Since yesterday was May 1, International Workers’ Day, or May Day, as it’s also known, today I’d like to revisit the idea of protest art: what it is, who creates it and when, and also why. Nowadays, it seems that we’re in more and more need of protest art, of making protest art in response to our reality, a reality that keeps changing, and not necessarily in a good way. I believe that now more than ever we need activism and protest art.
Thank you for reading,
PS: Did you know that May 1 is National Photography Day, and that the month of May is National Photography Month here in the U.S.? Who knew? But it’s definitely something to keep in mind this month, during our image-making endeavors 🙂
Creative Work: Purpose, Protest, Passion
(and not necessarily in that particular order)
Recently, an ACT UP activist reminded me of the purpose of our creative work and our responsibility to create a certain kind of work. Speaking of the activist art made at the height of the AIDS pandemic, he noted, “We didn’t want to do work that’s in a museum; we wanted to do work that’s on the streets…guess where our work is now?”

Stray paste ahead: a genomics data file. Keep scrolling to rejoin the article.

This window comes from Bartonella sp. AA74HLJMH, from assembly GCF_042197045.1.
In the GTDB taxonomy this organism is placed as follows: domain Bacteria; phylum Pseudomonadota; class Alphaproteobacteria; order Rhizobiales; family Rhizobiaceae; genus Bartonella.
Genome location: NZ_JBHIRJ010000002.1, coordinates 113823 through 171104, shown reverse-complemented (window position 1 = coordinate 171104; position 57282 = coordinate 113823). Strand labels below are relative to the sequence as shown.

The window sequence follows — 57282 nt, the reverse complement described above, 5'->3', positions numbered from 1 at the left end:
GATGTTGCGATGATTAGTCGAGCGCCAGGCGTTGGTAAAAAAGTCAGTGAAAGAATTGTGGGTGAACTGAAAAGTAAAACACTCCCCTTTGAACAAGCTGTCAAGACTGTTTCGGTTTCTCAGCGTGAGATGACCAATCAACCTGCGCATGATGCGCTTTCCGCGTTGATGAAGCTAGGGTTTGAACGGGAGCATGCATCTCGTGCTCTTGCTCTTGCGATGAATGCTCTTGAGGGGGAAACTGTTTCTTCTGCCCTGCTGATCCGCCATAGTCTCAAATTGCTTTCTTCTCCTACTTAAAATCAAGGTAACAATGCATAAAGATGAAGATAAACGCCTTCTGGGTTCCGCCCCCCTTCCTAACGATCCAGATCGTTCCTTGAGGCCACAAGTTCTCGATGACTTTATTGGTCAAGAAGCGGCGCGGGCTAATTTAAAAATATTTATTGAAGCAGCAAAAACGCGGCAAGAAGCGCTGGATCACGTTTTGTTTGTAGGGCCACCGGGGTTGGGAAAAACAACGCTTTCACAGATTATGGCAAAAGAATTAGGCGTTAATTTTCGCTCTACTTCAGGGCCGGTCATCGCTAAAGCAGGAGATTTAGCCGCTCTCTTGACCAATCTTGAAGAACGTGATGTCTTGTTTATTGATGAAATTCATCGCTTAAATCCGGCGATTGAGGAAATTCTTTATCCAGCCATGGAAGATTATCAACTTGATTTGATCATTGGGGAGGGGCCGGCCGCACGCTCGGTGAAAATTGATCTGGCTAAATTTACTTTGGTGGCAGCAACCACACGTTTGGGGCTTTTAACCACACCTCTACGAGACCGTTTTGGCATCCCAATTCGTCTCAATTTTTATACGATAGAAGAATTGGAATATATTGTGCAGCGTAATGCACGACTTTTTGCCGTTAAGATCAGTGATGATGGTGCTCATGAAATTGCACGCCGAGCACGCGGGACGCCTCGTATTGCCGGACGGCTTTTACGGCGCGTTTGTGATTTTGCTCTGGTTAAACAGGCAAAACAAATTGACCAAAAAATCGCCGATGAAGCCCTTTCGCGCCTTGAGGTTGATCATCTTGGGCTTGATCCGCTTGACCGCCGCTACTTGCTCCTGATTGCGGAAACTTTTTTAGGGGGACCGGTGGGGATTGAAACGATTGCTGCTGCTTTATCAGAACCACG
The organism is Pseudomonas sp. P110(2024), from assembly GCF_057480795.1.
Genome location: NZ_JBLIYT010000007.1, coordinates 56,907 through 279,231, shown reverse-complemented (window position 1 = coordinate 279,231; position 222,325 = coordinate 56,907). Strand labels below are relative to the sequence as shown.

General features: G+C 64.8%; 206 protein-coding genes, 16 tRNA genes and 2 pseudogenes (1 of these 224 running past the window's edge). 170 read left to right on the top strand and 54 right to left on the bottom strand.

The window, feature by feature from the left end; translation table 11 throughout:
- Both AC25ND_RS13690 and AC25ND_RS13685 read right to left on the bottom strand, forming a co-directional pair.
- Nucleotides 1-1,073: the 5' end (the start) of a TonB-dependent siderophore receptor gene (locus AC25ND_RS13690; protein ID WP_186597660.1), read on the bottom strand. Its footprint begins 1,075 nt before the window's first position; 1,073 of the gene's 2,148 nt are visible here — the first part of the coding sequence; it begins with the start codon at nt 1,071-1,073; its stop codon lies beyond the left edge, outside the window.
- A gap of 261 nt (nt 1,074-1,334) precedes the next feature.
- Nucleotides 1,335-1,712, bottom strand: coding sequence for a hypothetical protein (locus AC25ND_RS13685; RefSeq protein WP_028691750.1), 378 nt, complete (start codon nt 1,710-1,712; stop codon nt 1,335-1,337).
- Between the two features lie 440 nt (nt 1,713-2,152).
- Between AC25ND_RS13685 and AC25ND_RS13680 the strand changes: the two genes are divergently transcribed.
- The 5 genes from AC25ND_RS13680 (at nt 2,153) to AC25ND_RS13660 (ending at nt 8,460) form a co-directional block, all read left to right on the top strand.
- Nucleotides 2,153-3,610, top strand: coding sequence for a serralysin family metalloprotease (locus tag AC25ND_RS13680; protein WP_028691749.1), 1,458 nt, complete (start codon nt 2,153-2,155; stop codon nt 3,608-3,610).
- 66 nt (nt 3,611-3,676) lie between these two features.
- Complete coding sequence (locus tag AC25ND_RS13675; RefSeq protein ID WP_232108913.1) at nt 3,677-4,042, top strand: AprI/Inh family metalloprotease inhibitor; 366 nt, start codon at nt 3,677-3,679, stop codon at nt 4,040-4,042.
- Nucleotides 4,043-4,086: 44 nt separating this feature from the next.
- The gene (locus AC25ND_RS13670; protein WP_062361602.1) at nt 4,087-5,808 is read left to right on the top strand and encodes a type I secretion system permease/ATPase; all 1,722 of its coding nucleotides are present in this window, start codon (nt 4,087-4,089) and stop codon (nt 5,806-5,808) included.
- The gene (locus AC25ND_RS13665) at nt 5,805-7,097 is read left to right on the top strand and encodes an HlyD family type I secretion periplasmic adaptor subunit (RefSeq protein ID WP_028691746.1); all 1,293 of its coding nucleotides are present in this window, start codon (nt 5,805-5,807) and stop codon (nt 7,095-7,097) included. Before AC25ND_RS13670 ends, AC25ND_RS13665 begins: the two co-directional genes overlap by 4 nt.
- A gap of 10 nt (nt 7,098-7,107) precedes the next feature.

That kind of artwork can undoubtedly be found in museums and streets. Just think of all the buttons and banners and t-shirts people wear nowadays when demonstrating (for their rights, for example) or only as a way to express themselves or their support for a specific cause (fight AIDS, equal rights, animal rights, women rights, the environment, etc.).
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